Real Life Incident: Tanker Hits Charted Shoal While Approaching Berth

A chemical carrier was inbound for a port in good visibility and weather conditions. This was the first time the Master and OOW had entered this particular port. In preparing the passage plan, slack water had been chosen as a time best suited to berth as the tidal stream would be minimal. Low water was predicted to be at 1515 with a height of 1.1 metres, and the plan was to arrive around this time. The next daylight slack water was just over 19 hours later at high tide with a height of 4.7 metres.

In the final approach, the OOW advised the Master of a 4.9 metre charted depth just north of the pier. Since the state of the tide was low at 1.1 metre and the vessel was drawing 6.2 metres aft, this meant they would touch bottom if they passed over this charted depth. The Master responded that the echo sounder was reading 7.0 metres of water so he was content to proceed with the berthing.

As the vessel approached, now 50 metres north of the pier, there was a sudden shudder throughout the ship. The bow swung to the south and the vessel came to a stop. After several attempts to clear the vessel the Master succeeded and, with the now rising tide, they berthed under their own power.

tanker with vessel damage
Image Credits: nautinst.org

It was found that No.5 main ballast tank was experiencing an ingress of water, so the ballast pumps were started to control the flooding.

The investigation found that the 4.9m charted depth, 50m north of the pier, was brought to the attention of the Master while preparing the passage plan. Such a shoal would prevent the vessel from safely berthing at low water. The ECDIS ENC data was compared with the local survey chart and a photocopy extract of the Admiralty chart provided by the agent, neither of which showed the 4.9m feature. Reasoning that latter data was more recent, the Master directed the passage plan to be completed ignoring the 4.9m charted depth on the ENC.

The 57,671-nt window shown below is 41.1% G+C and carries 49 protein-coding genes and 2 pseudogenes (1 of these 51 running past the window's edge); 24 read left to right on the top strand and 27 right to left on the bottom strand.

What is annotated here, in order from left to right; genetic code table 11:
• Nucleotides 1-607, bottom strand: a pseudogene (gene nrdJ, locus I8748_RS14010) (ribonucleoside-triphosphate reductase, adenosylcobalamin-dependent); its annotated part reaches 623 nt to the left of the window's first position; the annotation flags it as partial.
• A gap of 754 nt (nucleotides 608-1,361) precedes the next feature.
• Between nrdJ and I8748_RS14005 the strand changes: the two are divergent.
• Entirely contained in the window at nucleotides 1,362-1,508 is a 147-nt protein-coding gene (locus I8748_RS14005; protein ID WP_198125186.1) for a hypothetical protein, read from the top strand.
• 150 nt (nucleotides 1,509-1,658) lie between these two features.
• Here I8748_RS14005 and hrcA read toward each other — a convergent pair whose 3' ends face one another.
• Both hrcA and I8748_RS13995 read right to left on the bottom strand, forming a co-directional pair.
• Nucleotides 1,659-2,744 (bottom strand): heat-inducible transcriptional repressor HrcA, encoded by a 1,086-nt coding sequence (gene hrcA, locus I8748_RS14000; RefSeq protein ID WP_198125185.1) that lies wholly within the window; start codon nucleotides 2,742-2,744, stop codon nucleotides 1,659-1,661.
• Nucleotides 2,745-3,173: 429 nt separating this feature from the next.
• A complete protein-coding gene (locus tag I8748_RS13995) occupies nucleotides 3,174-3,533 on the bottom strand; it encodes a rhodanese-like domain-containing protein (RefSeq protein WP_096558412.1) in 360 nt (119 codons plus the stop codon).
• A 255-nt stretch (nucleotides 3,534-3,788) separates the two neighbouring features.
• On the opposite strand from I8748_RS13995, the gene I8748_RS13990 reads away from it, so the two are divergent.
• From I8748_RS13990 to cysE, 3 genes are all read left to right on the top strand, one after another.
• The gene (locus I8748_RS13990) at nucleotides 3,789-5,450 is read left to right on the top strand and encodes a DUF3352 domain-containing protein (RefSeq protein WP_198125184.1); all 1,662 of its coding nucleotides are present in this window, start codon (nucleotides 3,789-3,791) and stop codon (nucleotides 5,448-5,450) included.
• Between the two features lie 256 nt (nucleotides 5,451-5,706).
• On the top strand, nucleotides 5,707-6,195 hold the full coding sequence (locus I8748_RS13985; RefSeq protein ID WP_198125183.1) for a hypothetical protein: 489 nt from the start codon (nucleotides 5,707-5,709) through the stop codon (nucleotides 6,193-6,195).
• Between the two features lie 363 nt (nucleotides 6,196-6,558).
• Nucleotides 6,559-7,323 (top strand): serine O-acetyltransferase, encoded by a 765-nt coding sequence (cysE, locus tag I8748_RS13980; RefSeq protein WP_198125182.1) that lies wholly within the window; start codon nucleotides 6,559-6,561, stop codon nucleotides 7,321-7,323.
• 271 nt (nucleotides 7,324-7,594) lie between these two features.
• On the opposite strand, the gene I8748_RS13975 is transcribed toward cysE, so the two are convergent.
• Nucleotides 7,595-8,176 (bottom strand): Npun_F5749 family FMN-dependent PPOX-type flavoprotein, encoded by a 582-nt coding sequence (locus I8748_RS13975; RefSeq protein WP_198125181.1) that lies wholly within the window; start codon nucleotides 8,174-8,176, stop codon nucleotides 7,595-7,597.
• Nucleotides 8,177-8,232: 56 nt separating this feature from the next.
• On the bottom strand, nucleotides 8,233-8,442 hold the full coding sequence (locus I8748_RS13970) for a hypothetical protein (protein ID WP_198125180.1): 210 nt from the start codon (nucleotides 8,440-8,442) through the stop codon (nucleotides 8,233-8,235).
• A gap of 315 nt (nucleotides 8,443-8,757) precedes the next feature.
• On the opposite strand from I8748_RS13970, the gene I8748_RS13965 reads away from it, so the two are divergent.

As it transpired, neither the Master nor the officer had checked the update status of the ENC as part of the planning process. Both were unaware that the 4.9m obstruction was a recent correction dated only eight days before the grounding. It was, in the end, more recent and accurate than the agent’s pre-arrival information.

Lessons learned

  • The safest passage plan is one which relies on the most accurate and recent navigation data. Make sure to check yours.
  • Entering a new port (for the bridge team) with known strong tidal currents, without pilotage and with critical under keel clearance is a scenario that calls for extra care. Even discounting the fact that the Master believed the 4.9m depth was outdated, entering at high tide slack water would be a better choice than low tide slack water.

Reference: nautinst.org

Leave a Reply

Your email address will not be published.